A total of 51 naive male (n = 25; Ø 440 g ± 30 g) and female (n = 26; Ø 260 g ± 16 g) Wistar rats (Harlan Laboratories, Horst, the Netherlands) aged 5–6 months were used. Prior to the experiments, the animals were group-housed (n = 2–4) in type IV Macrolon cages (59 × 38 × 20 cm, floor area 1.815 cm2; Ehret, Wandlitz, Germany) with dust-free hardwood bedding (Hygienic Animal Bedding, J. Rettenmaier & Söhne GmbH und Co. KG, Rosenberg, Germany) under standard conditions (room temperature 22 ± 2 °C; relative humidity 55% ± 10%) on a 12 h light/dark schedule (lights on at 6:00 am). Home cages were enriched by paper tissues and metal tubes as hiding places. Before and during experiments the rats received the standard lab chow to which they were accustomed (V153x R/MH:19% protein, 3.3% fat, 4.9% fiber, 6.4% ash, trace elements, and vitamins; ssniff, Soest, Germany) and tap water, and were handled and weighed every other day. Once weekly, the home cages were cleaned and equipped with new bedding by a professional animal keeper. Animals were free of pathogens according to Federation for Laboratory Animal Science (FELASA) recommendations and their health status was monitored quarterly.

2.2. Experimental Design

2.2.1. Food Deprivation and Fixed-Time Feeding Schedule

After an initial body weight measurement, which allowed us to exclude any significant outliers, the animals were randomly allocated to the five independent experimental groups of 16 h, 24 h, 48 h of food deprivation (no access to food), 4 days of food restriction (fixed-time feeding; FF), or ad libitum feeding (control group). Sixteen hours before starting the experiments, the rats were transferred to single-housing (Macrolon cages type III; habituation period) enriched by metal tubes as hiding places. In the fixed-time feeding group, animals received food for 4 h daily (8:00–12:00 am) for four consecutive days [27]. The ad libitum fed control group underwent the same handling procedures (e.g., single housing, body weight measurement). Water was freely available at all times. With the exception of the control group (five males, six females), each group consisted of five males and five females. Group sizes were calculated by G*Power 3 (Heinrich-Heine-Universität Düsseldorf, Düsseldorf, Germany) [39].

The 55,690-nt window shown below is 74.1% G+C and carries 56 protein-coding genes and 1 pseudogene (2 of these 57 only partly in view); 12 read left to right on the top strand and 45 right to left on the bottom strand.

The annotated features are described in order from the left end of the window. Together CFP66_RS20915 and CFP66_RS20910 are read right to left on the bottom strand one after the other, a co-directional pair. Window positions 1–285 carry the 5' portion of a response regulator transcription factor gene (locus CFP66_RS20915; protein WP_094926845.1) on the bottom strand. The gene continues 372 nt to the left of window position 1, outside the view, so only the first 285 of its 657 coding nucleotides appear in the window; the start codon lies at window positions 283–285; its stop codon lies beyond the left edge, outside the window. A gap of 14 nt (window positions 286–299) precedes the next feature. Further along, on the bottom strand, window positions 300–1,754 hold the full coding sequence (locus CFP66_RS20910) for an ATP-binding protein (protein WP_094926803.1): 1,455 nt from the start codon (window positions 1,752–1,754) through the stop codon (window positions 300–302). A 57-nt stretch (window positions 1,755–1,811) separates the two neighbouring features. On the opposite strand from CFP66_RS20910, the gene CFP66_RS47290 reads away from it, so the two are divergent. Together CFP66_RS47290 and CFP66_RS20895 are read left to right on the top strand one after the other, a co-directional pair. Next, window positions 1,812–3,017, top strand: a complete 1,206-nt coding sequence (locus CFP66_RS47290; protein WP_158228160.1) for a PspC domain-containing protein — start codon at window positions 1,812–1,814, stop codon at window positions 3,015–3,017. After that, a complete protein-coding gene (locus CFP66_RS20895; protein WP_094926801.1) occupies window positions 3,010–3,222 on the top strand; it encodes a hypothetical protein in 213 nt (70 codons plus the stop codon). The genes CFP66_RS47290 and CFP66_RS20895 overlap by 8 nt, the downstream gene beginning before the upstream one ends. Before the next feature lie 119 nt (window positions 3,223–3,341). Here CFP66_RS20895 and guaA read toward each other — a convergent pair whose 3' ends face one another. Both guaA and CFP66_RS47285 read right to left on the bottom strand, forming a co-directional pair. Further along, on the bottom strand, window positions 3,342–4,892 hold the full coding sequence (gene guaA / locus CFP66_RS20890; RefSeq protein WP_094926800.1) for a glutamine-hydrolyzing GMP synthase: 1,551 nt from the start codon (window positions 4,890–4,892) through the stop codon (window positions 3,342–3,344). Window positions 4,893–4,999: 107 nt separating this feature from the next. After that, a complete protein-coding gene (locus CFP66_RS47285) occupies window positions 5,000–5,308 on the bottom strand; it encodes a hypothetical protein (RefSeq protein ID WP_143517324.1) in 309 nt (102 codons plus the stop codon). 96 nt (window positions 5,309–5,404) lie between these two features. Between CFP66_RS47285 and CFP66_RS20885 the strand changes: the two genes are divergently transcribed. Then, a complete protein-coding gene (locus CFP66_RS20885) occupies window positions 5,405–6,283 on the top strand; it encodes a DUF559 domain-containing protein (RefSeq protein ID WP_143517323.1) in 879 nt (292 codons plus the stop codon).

2.2.2. Body Weight Measures

Body weight in relation to mOF testing was measured immediately before the food deprivation commenced and following the 5 min exposure to the test, i.e., before refeeding. Body weight before fasting or fixed-time feeding was set at 100% for each animal and their body weight at the time of mOF was then compared to this.

2.2.3. Behavioral Experiments

All experiments were conducted in a sound-attenuated room between 8:30–12:30 am. Animals were habituated to the room for 1 h before starting the respective experiment. The behavior of each rat was recorded and analyzed using a computer-based tracking system (VideoMot 2; TSE-Systems, Bad Homburg, Germany). Testing arenas were cleaned with Meliseptol® between each animal. The timing of food deprivation periods was staggered, to ensure that animals of the individual experimental groups had fasted for the same time at the beginning of the behavioral testing, which was performed during the last hour of food deprivation.

2.2.4. Modified Open Field (mOF) Test

The mOF test was performed as described by Rex et al., (1998) [8]. Briefly, the rats were individually placed in one corner of a brightly illuminated (350 lux) white open field (100 × 100 × 40 cm) facing the center of the open field, in which familiar food pellets (standard chow) were available. The rats were observed for 5 min and their behavior was analyzed for the following parameters: incidence of food intake (% of rats feeding per group), latency to initial food contact (s), distance traveled (cm, horizontal locomotion), and number of rearings (vertical activity). At the end of each experiment, animals were returned to their home cages and to ad libitum feeding.

2.2.5. Elevated Plus Maze (EPM) Test

Twenty-four hours after completion of the mOF experiment and refeeding, the animals were tested for anxiety-related behavior using an EPM. The maze consisted of two open arms (50 × 15 cm) and two enclosed arms (50 × 15 × 10 cm), which were connected by a central platform (15 × 15 cm; height of the maze: 64 cm). Illumination was 250 lux on the surface of the open arms, 60 lux in the closed arms and 200 lux on the central platform. The rats were placed on the central platform facing the corner between open and closed arm, allowing equal opportunity of entering one of these arms. Each animal was observed for 5 min. As classical parameters related to anxiety behavior, the number of entries into the open arms in relation to total entries, and the time spent in the open arms (s) were recorded. In addition, the total distance traveled (cm) and number of rearings were measured (these parameters are not independent from anxiety in the EPM). The number of head dips was monitored as a parameter of risk assessment.